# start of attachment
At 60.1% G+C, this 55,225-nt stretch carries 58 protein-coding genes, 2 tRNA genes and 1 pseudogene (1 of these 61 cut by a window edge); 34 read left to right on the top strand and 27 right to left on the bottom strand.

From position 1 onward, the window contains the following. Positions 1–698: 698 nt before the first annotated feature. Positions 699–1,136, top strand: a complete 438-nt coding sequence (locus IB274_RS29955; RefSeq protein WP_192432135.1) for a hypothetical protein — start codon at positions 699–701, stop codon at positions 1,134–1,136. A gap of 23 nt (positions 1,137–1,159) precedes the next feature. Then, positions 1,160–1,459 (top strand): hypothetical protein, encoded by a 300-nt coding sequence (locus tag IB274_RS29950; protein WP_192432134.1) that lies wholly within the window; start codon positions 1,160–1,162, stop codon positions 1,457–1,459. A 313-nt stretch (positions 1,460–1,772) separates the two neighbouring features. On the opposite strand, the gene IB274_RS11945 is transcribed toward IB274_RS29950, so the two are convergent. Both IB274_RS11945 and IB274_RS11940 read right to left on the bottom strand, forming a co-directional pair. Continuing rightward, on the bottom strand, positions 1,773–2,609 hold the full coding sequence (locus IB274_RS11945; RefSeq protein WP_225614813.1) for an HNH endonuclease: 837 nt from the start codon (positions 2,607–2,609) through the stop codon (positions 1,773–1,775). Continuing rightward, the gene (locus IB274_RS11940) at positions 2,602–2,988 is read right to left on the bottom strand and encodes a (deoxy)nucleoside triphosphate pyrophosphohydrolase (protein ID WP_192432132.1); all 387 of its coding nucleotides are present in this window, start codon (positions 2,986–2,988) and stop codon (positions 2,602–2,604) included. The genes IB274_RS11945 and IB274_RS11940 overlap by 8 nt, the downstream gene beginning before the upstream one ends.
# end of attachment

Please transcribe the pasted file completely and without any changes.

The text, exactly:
At 60.1% G+C, this 55,225-nt stretch carries 58 protein-coding genes, 2 tRNA genes and 1 pseudogene (1 of these 61 cut by a window edge); 34 read left to right on the top strand and 27 right to left on the bottom strand.

From position 1 onward, the window contains the following. Positions 1–698: 698 nt before the first annotated feature. Positions 699–1,136, top strand: a complete 438-nt coding sequence (locus IB274_RS29955; RefSeq protein WP_192432135.1) for a hypothetical protein — start codon at positions 699–701, stop codon at positions 1,134–1,136. A gap of 23 nt (positions 1,137–1,159) precedes the next feature. Then, positions 1,160–1,459 (top strand): hypothetical protein, encoded by a 300-nt coding sequence (locus tag IB274_RS29950; protein WP_192432134.1) that lies wholly within the window; start codon positions 1,160–1,162, stop codon positions 1,457–1,459. A 313-nt stretch (positions 1,460–1,772) separates the two neighbouring features. On the opposite strand, the gene IB274_RS11945 is transcribed toward IB274_RS29950, so the two are convergent. Both IB274_RS11945 and IB274_RS11940 read right to left on the bottom strand, forming a co-directional pair. Continuing rightward, on the bottom strand, positions 1,773–2,609 hold the full coding sequence (locus IB274_RS11945; RefSeq protein WP_225614813.1) for an HNH endonuclease: 837 nt from the start codon (positions 2,607–2,609) through the stop codon (positions 1,773–1,775). Continuing rightward, the gene (locus IB274_RS11940) at positions 2,602–2,988 is read right to left on the bottom strand and encodes a (deoxy)nucleoside triphosphate pyrophosphohydrolase (protein ID WP_192432132.1); all 387 of its coding nucleotides are present in this window, start codon (positions 2,986–2,988) and stop codon (positions 2,602–2,604) included. The genes IB274_RS11945 and IB274_RS11940 overlap by 8 nt, the downstream gene beginning before the upstream one ends.